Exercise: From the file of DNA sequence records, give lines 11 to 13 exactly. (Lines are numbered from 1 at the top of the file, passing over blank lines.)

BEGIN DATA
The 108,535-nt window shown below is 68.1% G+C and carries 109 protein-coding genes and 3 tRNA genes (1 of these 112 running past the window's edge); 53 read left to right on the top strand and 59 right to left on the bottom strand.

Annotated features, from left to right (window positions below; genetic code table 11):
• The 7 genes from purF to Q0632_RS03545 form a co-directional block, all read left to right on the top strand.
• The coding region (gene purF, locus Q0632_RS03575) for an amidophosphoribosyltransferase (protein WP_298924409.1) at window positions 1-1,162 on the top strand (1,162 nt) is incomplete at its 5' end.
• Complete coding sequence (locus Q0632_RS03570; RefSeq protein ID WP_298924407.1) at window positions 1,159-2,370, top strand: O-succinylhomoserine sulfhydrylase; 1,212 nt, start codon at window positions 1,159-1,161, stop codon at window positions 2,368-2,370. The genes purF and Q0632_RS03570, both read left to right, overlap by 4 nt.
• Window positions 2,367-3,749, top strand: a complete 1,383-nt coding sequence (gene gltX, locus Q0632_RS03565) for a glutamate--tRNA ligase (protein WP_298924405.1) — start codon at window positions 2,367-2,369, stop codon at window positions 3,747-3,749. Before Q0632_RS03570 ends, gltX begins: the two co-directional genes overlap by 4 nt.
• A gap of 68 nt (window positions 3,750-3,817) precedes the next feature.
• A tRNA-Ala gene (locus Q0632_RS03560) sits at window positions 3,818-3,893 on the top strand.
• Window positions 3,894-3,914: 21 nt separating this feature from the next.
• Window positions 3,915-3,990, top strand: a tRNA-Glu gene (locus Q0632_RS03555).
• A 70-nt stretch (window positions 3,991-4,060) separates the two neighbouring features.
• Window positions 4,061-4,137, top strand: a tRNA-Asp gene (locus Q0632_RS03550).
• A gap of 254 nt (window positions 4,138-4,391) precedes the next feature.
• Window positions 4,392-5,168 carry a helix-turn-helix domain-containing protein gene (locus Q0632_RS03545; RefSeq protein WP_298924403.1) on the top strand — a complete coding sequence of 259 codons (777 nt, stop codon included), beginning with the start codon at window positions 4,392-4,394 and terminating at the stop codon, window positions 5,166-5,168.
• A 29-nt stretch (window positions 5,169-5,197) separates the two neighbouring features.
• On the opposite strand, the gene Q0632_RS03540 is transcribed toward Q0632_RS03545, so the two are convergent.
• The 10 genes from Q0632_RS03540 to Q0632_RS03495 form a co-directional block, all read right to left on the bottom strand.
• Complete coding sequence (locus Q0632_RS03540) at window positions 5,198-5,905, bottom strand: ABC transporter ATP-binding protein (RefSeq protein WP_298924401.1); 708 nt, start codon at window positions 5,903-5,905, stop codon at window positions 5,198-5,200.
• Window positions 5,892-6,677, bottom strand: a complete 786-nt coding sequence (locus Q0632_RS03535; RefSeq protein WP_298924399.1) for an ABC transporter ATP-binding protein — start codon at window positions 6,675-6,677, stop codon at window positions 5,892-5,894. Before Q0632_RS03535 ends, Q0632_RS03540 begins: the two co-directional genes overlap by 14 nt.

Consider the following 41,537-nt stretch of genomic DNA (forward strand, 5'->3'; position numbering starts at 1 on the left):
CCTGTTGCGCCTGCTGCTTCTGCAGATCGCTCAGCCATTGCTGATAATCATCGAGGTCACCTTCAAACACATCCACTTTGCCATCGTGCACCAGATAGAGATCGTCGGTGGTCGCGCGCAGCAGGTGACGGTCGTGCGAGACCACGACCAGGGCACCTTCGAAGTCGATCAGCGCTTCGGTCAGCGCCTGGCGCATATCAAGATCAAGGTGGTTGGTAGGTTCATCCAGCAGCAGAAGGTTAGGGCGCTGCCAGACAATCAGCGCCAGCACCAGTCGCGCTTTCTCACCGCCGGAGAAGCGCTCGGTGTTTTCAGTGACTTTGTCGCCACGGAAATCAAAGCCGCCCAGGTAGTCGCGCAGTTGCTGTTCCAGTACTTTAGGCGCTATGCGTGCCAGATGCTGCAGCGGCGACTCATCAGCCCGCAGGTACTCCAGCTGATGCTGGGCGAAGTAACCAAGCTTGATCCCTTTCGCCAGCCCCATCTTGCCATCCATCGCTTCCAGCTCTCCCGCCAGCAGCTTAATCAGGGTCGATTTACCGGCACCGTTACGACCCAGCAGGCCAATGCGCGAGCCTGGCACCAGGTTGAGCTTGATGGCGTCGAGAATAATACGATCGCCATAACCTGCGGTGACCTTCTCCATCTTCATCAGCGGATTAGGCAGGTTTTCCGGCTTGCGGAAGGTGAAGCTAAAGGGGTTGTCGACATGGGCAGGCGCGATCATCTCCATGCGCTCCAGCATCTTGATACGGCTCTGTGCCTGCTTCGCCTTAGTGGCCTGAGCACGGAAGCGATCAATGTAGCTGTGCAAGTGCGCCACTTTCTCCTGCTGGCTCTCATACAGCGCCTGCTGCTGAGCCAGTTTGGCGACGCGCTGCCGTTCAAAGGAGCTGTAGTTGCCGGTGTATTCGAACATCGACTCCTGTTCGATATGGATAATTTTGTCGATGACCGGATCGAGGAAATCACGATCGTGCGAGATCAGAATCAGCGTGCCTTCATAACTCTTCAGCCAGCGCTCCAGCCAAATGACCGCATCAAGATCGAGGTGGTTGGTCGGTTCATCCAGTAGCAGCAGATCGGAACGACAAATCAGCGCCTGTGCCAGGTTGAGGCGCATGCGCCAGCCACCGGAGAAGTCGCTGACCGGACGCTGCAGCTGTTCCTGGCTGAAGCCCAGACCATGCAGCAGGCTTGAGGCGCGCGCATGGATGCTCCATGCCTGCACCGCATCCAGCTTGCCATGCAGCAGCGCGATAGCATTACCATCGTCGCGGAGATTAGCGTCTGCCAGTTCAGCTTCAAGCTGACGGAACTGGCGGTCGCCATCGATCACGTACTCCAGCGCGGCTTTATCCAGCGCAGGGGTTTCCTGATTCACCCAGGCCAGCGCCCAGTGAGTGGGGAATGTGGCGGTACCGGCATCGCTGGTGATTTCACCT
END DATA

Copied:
• A 70-nt stretch (window positions 3,991-4,060) separates the two neighbouring features.
• Window positions 4,061-4,137, top strand: a tRNA-Asp gene (locus Q0632_RS03550).
• A gap of 254 nt (window positions 4,138-4,391) precedes the next feature.